The Big Blue Ocean Exploration

Choking shark saved in first-of-its-kind rescue

Divers off Australia use a clear-plastic sock to capture the grey nurse shark and take it to the surface to have deadly cord cut away from its gills

Grey nursery shark

Grey nurse shark with suffocating cord wrapped around its gills; photo is a screen grab from video report by 7News Sydney

Marine experts off Sydney, Australia, made a daring, first-of-its-kind rescue to save a grey nurse shark being choked to death by an elastic cord that somehow got wrapped around its gills and was acting like a noose.

The challenge was that rescue divers needed to capture the shark, belonging to the most critically endangered shark species, and bring it to the surface.

“When you’re dealing with a wild animal like this anything can happen,” Rob Townsend of SeaLife sanctuary and aquarium told 7News Sydney. “Their teeth are always on display and they are very sharp.”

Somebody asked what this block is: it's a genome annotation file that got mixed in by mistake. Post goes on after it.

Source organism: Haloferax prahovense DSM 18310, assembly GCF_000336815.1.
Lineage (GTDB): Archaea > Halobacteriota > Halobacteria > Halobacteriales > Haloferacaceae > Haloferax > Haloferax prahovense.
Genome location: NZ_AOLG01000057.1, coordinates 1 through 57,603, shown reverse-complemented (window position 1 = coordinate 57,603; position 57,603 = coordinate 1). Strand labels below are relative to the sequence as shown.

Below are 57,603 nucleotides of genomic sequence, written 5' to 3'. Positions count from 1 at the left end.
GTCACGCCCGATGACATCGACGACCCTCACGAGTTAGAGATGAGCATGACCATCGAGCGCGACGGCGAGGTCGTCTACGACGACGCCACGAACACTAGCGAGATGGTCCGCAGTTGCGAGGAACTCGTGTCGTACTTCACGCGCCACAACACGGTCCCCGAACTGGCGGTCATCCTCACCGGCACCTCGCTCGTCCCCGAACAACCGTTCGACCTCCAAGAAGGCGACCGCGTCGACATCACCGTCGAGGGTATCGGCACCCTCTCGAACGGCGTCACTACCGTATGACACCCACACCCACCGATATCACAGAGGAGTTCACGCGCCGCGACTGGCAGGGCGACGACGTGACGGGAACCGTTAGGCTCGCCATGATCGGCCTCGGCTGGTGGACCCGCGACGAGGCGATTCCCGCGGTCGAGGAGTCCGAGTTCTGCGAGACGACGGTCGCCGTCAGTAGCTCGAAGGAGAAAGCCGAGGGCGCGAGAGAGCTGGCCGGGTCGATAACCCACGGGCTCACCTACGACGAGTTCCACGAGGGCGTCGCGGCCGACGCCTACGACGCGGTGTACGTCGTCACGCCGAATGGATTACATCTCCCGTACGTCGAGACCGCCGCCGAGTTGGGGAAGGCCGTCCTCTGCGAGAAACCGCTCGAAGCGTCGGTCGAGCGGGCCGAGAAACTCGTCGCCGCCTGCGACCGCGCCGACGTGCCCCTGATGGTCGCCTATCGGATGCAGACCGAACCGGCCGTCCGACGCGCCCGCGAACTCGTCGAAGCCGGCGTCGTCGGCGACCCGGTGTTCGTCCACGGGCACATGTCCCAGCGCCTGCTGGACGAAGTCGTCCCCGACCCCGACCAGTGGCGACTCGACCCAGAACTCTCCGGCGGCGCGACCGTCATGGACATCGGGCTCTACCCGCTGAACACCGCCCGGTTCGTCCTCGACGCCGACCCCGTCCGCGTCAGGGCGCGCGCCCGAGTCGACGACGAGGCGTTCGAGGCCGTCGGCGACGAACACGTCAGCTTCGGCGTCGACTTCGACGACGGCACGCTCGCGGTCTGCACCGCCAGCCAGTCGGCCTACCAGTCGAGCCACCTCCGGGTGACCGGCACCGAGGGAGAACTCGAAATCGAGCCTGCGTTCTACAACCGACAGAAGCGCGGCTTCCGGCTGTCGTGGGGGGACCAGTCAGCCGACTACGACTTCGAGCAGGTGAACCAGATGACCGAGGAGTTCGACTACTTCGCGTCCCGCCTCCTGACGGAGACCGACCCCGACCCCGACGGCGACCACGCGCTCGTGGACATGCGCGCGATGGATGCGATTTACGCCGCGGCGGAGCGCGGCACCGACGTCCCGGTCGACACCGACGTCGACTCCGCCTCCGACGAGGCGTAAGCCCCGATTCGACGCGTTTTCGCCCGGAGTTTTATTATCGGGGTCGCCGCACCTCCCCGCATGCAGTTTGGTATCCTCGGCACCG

How would they capture the shark? 7News Sydney has video detailing the procedure and amazing rescue:

The grey nurse shark was spotted off Magic Point, known as critical shark habitat. The shark’s labored breathing was a sign it was slowly dying.

A team of divers and a veterinarian from SeaLife used a clear-plastic shark sock and coaxed the shark into it. The see-through characteristics of the massive sock resulted in other sharks entering, too.

Grey nursery shark

Grey nurse shark is coaxed into a clear-plastic sock during daring rescue off Australia; photo is a screen grab from video report by 7News Sydney

Once in the sock, the injured shark was wrestled into a special stretcher and taken to the surface, where vet Rob Jones cut away the suffocating cord and gave the shark a shot of antibiotics to prevent infection.

“If we hadn’t intervened, I have no doubt it would have died, the elastic would have kept cutting deeper and deeper into the neck,” Jones told 7News Sydney.

The shark swam away, and though the wound looks pretty bad, officials said it should heal in a month or so.

Only an estimated 1,500 of the grey nurse sharks remain off the Australian coast, so saving one is certainly a commendable act.

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